Photography courtesy of Lowell Washburn, all rights reserved.
Iowa goose hunters are feeling a bit down this week. As of sunset January 22, hunting seasons are now closed in all of the state’s three-tiered goose zones. This year’s goose chase is over. Time to clean the shotguns, stow the decoys and begin dreaming of next season.
For Canada goose enthusiasts, there is good reason to lament the season closure. There is just something about goose hunting, something so special, that it eclipses all other forms of waterfowling. When an approaching squadron of geese simultaneously lock their wings and began the descent to your decoys, it builds an anticipation that brings – well, brings shivering goose bumps waiting hunters.
And let’s not forget the sounds that accompany goose hunting. The clamorous baritone honking of wild geese is a siren song that cannot be denied. It’s a winsome symphony so compelling that it causes normally sane people to suddenly find themselves dressed in whites, surrounded by dozens of decoys and laying in a snow-covered cornfield on a day when January wind chills have plummeted to ten, twenty, or even thirty below zero – all in the hopes that the same geese that snubbed their decoys yesterday will somehow succumb to the ruse when they fly to feed today.
Iowa’s goose hunting craze is clearly contagious. As Canada goose populations have soared, the popularity of hunting the birds has soared as well. But although goose numbers are impressive, bringing a plump honker to bag remains a challenge. Hunting seasons begin in September, and it doesn’t take long for today’s highly pressured geese to smarten up. As early season flocks bounce back and forth between decoy spreads, all the easy birds are quickly eliminated. By late October, most street wise flocks have relocated to the safety of wildlife refuges or moved to the city limit sanctuaries provided within urban landscapes. Despite making daily excursions to harvested feeding fields, these highly educated fowl become nearly impossible to kill. Even the large spread crews who fancy themselves as expert pro-staffers are likely to go home empty handed.
By Thanksgiving, most goose hunters have packed it in for the year. But for those willing to stick with it, there is still hope for improved success. That hope arrives in the form of snow cover. No matter how smart an individual goose has become, snow cover will effectively reduce its IQ by at least 50 percent, a fact which lowers the bird’s mental acuity to roughly the same level as those hunters who lay waiting in the frozen cornstalks.
With ready access to limitless supplies of waste grain, Canada geese become so hog fat that you can barely locate their gizzards. Fat geese can afford to cautious in everything they do. But cover local feeding fields with four or five inches of new snow, and those same overweight honkers will think they’re about to starve. As temperatures drop, anxiety escalates. Obsessed with locating a square meal, incoming flocks will once again believe that your plastic decoys are real live geese and that they are enjoying a double helping of corn on the cob.
Although snow cover does not guarantee that everyone will shoot limits of geese every time they take to the field, it does mean that hunters will be bringing home more birds than they did before the white stuff arrived. It should also be noted that although January goose hunts offer a potential for increased success, the outings are never easy. Environmental conditions are brutal. Frostbite can be a real possibility and you need to dress for the occasion. In Iowa’s North Zone, my coldest hunt of the season occurred in early January when wind chill values plunged to a bone numbing minus 38-degrees. Goose season or not, that’s a cold day to lay in a cornfield.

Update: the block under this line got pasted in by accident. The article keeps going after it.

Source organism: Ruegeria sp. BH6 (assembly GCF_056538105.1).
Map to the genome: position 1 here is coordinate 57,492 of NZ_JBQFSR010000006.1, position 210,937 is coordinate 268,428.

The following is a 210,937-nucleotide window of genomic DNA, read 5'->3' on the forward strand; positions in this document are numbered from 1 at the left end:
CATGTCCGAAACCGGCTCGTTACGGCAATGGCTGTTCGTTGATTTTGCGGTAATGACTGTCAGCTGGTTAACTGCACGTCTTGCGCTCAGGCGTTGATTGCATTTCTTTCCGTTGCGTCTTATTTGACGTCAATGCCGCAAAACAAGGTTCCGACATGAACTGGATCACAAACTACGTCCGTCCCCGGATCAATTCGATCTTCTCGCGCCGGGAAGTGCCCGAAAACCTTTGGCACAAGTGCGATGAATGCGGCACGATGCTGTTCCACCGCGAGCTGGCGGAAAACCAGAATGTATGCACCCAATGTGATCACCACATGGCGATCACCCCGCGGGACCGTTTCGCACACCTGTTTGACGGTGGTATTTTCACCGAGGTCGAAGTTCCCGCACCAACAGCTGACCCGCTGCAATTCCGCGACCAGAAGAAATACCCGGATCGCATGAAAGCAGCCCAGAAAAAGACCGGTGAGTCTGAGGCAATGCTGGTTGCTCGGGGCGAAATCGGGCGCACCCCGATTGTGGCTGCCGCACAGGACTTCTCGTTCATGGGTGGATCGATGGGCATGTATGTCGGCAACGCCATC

But the misery level wasn’t quite as bad as you might think. While waiting for geese to come off refuge airholes, we remained well fortified with life sustaining provisions that included piping hot Black Rifle Chainsaw Grind coffee, leftover Christmas cookies, and homemade peanut brittle. My friend and fellow waterfowling enthusiast, Al Hancock provided a sandhill crane that he’d bagged in North Dakota. Commonly referred to as ‘ribeye of the sky’, we sliced the bird thin and paired it with Dijon mustard. The crane easily lived up to the species’ reputation. To describe the in-the-field taste treat as out of this world would be to grossly understate its incredible flavor.
On some days the cold, foot stomping waits seemed endless. But sooner or later, the geese would begin to fly. Once the feeding flights began, they were remarkably spectacular — line after line of honking geese in nonstop progressions lasting for an hour or more.
A simple white outfit is my favorite winter camouflage. The camo is effective enough that I recently had one noisy Canada almost land atop my motionless form. When I sat up to look the goose in the eye, the bird almost seemed embarrassed. Taking a step sideways, the alarmed honker stretched his black neck and prepared to leap back into the sky. But when the rest of the geese – my decoys – remained calm, the gander changed his mind and decided to stay for a snack. I don’t know what in the world that big bird thought I was, but it was a memorable occasion to say the least. Those are the kind of close encounter events that keep me squeezing into virtually every cold weather garment I own and returning January’s snow-covered goose fields. When it comes to Canada geese, you just never know what the day will bring.